Results

Research revealed significant differences between experimental and control classes. These researchers believed that if teachers taught students joint of the science curriculum would improve. This proved to be true. An effect size of .29 showed a small but significant achievement advantage for students in the experimental classes. Evaluations of class transcripts showed that students in control classes did not share knowledge, build on each other’s suggestions or provide reasons for their proposals. Verbal exchanges tended to be brief.

In the experimental classes, students made effective use of the strategies they were taught. They asked each other for information and opinions, asked for and provided reasons, shared thoughts and evaluated proposals. Challenges were constructive, and all members of the group worked toward a joint decision. Opinions were treated with respect and each speaker had the opportunity to develop ideas as he spoke. The blind assessment corroborated researchers’ evaluations of classroom activities.

Children in experimental classes solved the nonverbal reasoning problems of the Raven’s Progressive Matrices more effectively. The Raven’s test was used because it correlates highly with other tests of reasoning and with measures of academic achievement. An effect size of .55 supports the hypothesis that engaging in this kind of exploratory talk with peers improves children’s reasoning ability on unrelated tasks.

The concept-mapping exercise was used to test the extent to which children in the experimental classes became, over the six-month intervention, relatively more able to perceive relationships between different scientific concepts and terms. Although the intervention did not involve any specific teaching about these relationships, the children’s superior postintervention performance in producing concept maps (effect size of .74) was attributed to the improved quality of their collective reasoning about science.

Overall, the results show that the children in the experimental classes gained significantly better scores in science than those in control classes, demonstrating the effectiveness of teaching exploratory talk in elementary science classes.

Conclusions

Although the differences between classes on standardized achievement tests were not large after taking into account their pre-intervention performance levels, the experimental classes did demonstrate educationally significant improvement over the control classes. Encouraging the use of exploratory talk has specific, positive effects on the quality of children’s reasoning as measured by a test that is not similar in content or format to any activities in the intervention program. In these researchers’ opinion, therefore, the discursive and reasoning skills gained by the students in experimental classes represented a transferable skill. These children gained important, generalizable communication and thinking skills.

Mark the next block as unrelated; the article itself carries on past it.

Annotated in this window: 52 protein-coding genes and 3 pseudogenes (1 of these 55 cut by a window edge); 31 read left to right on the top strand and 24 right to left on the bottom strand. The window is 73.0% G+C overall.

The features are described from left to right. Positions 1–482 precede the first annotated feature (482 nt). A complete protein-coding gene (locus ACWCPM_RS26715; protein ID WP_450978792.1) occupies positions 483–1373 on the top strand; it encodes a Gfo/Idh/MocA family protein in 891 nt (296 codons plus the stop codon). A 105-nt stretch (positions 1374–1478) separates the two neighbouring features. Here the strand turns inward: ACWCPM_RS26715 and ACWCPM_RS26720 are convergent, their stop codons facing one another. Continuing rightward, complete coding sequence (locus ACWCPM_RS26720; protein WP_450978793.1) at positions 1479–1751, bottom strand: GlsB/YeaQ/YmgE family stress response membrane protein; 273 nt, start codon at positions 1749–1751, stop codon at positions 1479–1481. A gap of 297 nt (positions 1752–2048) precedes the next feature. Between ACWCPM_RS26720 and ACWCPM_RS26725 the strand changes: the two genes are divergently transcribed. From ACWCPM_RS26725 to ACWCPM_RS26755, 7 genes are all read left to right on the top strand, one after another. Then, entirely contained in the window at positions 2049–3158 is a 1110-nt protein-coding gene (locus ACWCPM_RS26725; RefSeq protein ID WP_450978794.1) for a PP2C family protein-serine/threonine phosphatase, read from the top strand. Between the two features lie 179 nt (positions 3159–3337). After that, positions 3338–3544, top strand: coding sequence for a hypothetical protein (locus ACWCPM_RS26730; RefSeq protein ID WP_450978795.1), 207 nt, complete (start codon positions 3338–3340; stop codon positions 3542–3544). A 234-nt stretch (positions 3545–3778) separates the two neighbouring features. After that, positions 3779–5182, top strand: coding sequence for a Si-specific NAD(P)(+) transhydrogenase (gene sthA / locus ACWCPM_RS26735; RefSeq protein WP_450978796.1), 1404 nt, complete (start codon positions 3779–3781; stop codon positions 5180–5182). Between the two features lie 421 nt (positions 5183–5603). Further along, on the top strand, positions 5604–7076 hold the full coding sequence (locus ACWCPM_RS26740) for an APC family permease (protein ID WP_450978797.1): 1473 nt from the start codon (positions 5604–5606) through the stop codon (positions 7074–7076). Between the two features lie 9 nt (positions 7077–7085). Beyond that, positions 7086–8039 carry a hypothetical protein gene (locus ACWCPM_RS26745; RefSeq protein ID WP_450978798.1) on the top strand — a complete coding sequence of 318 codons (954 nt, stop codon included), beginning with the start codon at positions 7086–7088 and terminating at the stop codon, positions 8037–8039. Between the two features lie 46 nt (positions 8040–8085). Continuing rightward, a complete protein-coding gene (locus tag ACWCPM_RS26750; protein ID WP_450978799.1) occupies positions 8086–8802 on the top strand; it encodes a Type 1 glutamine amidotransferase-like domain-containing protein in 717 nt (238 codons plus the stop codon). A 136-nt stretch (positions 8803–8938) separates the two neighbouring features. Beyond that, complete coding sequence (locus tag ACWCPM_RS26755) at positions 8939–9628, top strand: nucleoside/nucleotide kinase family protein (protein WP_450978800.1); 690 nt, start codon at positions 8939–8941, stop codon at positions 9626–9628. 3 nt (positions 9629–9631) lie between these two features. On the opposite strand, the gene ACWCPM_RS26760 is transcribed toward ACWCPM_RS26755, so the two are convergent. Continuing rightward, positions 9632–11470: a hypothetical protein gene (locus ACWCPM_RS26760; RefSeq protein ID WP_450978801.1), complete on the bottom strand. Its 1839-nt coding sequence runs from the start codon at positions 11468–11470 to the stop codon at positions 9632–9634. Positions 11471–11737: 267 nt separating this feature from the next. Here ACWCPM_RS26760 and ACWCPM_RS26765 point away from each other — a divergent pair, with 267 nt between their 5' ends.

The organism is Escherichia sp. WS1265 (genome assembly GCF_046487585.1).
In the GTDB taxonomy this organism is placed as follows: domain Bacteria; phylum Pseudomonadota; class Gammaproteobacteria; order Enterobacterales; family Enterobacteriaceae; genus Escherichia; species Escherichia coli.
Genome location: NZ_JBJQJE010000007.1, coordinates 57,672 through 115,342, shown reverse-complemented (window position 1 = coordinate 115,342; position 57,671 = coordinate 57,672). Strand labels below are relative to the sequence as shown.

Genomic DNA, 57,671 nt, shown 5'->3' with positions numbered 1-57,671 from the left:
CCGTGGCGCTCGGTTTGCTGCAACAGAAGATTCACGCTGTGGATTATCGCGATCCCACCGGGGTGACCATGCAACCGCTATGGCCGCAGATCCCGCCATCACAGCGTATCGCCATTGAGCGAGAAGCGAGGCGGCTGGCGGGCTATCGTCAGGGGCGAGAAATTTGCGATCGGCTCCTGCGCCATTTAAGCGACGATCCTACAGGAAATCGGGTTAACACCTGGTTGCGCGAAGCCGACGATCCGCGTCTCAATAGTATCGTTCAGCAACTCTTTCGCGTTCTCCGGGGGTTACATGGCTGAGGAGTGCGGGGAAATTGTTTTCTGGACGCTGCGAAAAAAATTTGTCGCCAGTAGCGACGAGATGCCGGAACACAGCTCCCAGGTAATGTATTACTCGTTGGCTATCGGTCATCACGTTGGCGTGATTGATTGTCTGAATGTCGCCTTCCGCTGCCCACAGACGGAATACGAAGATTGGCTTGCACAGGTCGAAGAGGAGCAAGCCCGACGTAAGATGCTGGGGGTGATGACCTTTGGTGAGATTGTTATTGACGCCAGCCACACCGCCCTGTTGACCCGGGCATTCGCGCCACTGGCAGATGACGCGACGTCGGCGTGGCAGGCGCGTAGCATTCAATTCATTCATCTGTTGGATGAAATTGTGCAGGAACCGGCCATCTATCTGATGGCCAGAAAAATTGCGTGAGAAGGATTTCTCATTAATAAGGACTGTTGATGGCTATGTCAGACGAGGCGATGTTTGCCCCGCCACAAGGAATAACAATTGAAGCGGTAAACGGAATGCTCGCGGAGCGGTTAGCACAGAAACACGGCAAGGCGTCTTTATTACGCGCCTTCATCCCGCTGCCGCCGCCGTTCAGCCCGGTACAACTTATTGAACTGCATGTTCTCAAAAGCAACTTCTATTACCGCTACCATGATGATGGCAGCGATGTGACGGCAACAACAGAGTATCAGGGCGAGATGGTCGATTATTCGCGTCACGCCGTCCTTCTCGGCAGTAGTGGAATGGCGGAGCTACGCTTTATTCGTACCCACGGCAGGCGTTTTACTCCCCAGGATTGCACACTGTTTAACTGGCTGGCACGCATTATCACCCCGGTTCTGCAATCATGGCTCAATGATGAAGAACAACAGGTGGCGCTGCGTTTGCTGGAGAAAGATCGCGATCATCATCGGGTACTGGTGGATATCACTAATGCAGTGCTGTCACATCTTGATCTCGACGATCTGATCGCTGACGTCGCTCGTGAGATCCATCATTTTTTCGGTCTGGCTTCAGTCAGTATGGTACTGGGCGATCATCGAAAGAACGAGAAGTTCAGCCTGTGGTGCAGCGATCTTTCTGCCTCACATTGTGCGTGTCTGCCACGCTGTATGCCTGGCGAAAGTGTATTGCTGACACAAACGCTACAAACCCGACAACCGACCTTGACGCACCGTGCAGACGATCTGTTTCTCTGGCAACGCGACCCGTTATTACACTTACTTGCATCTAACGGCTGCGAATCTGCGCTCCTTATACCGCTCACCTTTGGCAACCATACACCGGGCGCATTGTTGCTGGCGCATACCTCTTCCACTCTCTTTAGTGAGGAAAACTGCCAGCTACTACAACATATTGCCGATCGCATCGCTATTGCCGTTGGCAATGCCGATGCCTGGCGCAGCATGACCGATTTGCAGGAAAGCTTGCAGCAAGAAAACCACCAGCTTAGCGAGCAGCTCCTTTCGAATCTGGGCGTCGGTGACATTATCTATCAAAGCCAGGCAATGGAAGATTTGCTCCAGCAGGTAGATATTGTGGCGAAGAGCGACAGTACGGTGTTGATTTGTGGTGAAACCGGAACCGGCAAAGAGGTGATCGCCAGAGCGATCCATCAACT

Long-term effects were studied through spotcheck video recordings of activities one year after the intervention ended. These showed that individuals and groups were still able to recall the ground rules and to use exploratory talk appropriately when carrying out problem-solving activities. This research demonstrates that an experimental teaching program enabled elementary students to work together more effectively, improve their language and reasoning skills, and reach higher achievement in science.

Since the intervention program was designed to include both teacher-led and peer-group activities, it is not possible to determine the effects of either factor separately. However, the complementary effect of both types of interaction for science education has been well demonstrated by previous research. Mercer et al. conclude that their findings add to the evidence that the development of scientific understanding is best assisted by a careful combination of peer-group interaction and expert guidance, and they provide an example of how that combination can be achieved.

So that the results of this project can inform educational practice, a set of lesson plans called “Thinking Together in Maths and Science” has been created. When published, it will incorporate guidelines for the effective use of existing educational software as a basis for group activity. It illustrates the structure of the program and the teaching strategies involved in implementing it, using video sequences of classroom interaction to illustrate ways of modeling and scaffolding children’s questioning and reasoning. The authors can be contacted by e-mail: ).


“Reasoning as a Scientist: Ways of Helping Children to Use Language to Learn Science”, British Educational Research Journal, Volume 30, Number 3, June 2004, pp. 359-377

Published in ERN October 2004 Volume 17 Number 7

Leave a Reply

  • (will not be published)